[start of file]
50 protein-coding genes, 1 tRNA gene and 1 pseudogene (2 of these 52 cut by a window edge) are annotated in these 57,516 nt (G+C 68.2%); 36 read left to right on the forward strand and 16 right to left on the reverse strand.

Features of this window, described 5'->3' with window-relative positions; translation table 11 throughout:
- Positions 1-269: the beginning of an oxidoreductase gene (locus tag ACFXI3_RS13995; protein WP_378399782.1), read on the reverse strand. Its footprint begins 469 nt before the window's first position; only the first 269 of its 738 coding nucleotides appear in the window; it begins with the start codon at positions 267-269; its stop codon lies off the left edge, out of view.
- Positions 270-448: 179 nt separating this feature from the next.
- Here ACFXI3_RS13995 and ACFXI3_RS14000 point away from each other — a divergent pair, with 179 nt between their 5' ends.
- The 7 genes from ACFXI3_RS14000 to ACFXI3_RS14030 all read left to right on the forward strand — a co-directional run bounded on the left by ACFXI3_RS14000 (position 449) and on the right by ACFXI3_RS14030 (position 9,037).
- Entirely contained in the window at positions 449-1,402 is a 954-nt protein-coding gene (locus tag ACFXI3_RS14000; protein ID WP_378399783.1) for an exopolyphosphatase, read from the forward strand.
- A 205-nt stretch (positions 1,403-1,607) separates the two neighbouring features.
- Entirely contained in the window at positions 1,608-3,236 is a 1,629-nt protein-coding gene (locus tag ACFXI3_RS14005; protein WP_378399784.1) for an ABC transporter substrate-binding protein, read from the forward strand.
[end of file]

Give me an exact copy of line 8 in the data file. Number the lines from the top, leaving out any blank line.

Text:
- A 205-nt stretch (positions 1,403-1,607) separates the two neighbouring features.